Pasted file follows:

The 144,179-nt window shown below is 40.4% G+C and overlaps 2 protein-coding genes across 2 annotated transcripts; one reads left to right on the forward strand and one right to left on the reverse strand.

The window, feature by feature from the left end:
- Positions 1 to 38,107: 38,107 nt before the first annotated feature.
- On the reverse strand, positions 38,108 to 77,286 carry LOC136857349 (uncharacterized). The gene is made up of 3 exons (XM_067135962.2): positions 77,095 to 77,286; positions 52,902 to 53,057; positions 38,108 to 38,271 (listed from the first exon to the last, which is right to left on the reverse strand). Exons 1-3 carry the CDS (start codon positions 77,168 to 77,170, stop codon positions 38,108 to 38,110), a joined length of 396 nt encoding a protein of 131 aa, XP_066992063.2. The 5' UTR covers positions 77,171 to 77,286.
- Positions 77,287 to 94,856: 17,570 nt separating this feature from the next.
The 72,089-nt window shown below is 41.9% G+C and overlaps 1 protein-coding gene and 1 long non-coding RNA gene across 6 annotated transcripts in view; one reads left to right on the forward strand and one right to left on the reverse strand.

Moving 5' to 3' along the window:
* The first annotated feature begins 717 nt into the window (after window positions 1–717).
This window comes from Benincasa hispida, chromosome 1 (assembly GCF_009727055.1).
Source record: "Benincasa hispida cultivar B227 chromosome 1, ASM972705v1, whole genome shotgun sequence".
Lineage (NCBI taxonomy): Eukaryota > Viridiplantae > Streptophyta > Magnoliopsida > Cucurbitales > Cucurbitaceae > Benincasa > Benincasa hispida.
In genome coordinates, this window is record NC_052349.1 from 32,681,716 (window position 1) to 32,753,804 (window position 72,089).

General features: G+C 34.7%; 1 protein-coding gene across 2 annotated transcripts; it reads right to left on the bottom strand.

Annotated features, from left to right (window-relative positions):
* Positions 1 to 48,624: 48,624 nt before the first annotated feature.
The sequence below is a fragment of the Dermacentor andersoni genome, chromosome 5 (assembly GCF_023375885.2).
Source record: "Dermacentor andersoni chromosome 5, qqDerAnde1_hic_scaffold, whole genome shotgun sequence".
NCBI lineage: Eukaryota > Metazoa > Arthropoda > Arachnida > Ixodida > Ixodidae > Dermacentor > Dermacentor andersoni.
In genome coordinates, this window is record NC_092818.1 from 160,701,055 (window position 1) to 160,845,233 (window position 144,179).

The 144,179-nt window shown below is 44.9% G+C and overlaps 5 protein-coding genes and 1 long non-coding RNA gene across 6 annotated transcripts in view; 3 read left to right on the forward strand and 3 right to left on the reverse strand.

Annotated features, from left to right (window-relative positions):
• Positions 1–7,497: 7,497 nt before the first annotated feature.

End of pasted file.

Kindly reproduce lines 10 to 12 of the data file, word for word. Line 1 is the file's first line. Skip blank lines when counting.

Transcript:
Source record: "Benincasa hispida cultivar B227 chromosome 1, ASM972705v1, whole genome shotgun sequence".
Lineage (NCBI taxonomy): Eukaryota > Viridiplantae > Streptophyta > Magnoliopsida > Cucurbitales > Cucurbitaceae > Benincasa > Benincasa hispida.
In genome coordinates, this window is record NC_052349.1 from 32,681,716 (window position 1) to 32,753,804 (window position 72,089).